If you ever told me that I would grow up to be a librarian, I would have looked at you cross-eyed. It is still hard for me to believe the profession that I have chosen and how much I love it.
Tomboy, “rough and tumble” and constant motion are the terms I use to describe my younger self. The thought of sitting down and reading seemed like such a waste of time.
My brothers and sisters loved to read and would easily spend as far as I was concerned a “LAZY” afternoon enjoying a good book. Why sit around when there was so much to do and see? I’d be outside riding my bike or throwing a ball. Maybe I’d read a comic book that my brother left on the bathroom floor, but that was the extent of my pleasure reading.
For school assignments, I would choose the shortest and easiest possible book for reports. I still remember I read almost every book in the series, What is a Pig?; What is a Dog?; What is a Cow?. I think they had only 40 pages tops and I was in the 5th grade! If there was an incentive reading chart in the classroom, as long as I had a few stars on it, I felt I had made the proper effort.
This is the background that I bring to my position of Children’s Librarian. Often parents will say their child won’t read and they’re frustrated. I totally understand: My Mom couldn’t get me to read either. There is a twist to this story. As an adult and young adult, I became an avid reader. It happened slowly over time. First with reading in bits and bytes, I read magazines, newspapers and comic books. In time, short stories in magazines caught my interest.
If I enjoyed a short story, I would look to see if the author had other works and soon I was on to novels. I remember reading The Shining by Stephen King on cloudy days while life guarding on the Cape, and being so engrossed that I hoped the weather wouldn’t clear up. So, parents I know it is hard, but do not fret.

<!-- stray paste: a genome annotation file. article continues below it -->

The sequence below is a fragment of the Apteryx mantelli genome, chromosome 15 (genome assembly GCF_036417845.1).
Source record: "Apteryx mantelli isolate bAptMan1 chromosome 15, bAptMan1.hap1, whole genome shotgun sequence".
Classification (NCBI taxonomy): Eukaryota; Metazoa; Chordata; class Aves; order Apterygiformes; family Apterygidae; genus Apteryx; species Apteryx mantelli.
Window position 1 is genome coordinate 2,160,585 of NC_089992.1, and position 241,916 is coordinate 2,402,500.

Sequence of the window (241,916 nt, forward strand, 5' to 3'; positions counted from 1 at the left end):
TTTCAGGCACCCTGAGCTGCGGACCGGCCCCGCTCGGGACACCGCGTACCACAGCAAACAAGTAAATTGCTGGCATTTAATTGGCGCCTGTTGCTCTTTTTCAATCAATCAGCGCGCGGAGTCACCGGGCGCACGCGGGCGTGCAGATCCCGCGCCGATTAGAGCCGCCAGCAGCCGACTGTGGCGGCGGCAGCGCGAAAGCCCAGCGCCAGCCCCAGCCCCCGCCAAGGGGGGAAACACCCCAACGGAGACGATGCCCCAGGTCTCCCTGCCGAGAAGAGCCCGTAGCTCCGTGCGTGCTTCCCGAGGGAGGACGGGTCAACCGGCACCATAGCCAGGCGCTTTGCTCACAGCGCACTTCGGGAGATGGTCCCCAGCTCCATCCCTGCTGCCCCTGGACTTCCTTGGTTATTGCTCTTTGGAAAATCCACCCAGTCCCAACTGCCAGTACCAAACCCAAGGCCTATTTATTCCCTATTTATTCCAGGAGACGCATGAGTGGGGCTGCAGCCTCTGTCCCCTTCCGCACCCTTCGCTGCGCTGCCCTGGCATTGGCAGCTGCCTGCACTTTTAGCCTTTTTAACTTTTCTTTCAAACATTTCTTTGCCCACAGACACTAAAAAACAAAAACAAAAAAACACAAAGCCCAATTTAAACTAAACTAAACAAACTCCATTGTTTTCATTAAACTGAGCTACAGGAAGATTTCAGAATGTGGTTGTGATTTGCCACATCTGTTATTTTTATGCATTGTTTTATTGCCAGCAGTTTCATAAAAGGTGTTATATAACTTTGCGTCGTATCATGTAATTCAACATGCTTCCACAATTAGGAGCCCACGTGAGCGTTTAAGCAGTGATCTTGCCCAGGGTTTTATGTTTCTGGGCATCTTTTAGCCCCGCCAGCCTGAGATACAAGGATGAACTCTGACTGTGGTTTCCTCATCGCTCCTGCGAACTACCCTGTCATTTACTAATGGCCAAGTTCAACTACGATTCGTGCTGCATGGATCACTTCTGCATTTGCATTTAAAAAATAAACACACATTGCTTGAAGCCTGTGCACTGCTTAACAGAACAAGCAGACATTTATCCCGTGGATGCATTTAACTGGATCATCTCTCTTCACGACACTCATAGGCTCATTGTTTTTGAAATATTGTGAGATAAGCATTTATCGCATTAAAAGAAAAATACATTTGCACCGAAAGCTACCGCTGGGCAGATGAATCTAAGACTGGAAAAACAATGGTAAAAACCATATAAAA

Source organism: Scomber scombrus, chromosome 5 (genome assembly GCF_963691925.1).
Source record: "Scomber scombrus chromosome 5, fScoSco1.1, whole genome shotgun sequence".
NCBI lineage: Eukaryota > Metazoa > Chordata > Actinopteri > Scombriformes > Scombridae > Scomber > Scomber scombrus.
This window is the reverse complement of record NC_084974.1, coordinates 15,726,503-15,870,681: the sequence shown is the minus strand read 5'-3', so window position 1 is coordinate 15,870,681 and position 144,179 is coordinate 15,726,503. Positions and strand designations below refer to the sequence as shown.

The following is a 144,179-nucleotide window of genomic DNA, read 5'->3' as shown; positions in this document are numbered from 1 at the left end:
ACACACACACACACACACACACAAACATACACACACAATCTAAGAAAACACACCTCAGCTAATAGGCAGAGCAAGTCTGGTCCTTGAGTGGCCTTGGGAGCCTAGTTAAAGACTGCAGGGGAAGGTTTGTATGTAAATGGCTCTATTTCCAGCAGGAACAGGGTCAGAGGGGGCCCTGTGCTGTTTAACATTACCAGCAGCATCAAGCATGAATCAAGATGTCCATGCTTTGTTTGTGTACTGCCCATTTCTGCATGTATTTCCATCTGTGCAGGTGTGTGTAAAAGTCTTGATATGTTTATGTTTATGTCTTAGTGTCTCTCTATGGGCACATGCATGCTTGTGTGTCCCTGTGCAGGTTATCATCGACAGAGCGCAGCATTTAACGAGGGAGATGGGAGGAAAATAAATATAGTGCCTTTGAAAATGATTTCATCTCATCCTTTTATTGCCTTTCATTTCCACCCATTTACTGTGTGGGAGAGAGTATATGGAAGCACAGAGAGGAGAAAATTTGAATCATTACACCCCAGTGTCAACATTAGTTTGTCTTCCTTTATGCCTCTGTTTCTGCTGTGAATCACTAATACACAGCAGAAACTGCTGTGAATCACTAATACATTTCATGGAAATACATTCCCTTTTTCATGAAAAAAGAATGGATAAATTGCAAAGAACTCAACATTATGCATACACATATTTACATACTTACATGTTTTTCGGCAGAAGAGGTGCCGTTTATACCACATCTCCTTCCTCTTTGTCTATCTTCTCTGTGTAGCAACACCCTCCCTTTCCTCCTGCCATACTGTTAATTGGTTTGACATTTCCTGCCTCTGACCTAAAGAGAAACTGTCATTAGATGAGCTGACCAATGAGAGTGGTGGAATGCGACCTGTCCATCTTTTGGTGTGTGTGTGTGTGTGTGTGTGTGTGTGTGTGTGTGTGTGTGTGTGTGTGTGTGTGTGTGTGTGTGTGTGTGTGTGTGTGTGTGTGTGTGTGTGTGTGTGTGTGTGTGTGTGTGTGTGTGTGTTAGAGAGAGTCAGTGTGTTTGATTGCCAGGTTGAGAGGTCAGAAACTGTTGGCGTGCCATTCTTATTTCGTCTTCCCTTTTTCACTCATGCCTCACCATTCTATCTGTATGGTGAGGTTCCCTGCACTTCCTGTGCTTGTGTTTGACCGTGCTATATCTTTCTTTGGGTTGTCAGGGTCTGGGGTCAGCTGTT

Here is my advice for parents. Any reading is OK whether your child is reading magazines, cereal boxes, comics or small books. Always try to find a hook, something that will draw your child’s attention. Often I recommend a high interest graphic novel or comic which comes in a series for example The Adventures of TinTin because the reader always wants the next one. Once your child sees some value in reading, then he or she can be guided to try more complex works. Also, don’t forget nonfiction section, children love to read about real things.
There are many titles designed for casual reading with pictures and captions that will not overwhelm your reluctant reader. Be a positive role model, read for pleasure in front of your children. Just remember we all find our path to reading in many ways and if one thing doesn’t work try something else. Happy Reading! P.S. I’m currently reading 3 books at once. Not bad for a nonreader!
Read more: Morrill Memorial Library: Confessions of a non-reading child - Norwood, MA - Norwood Bulletin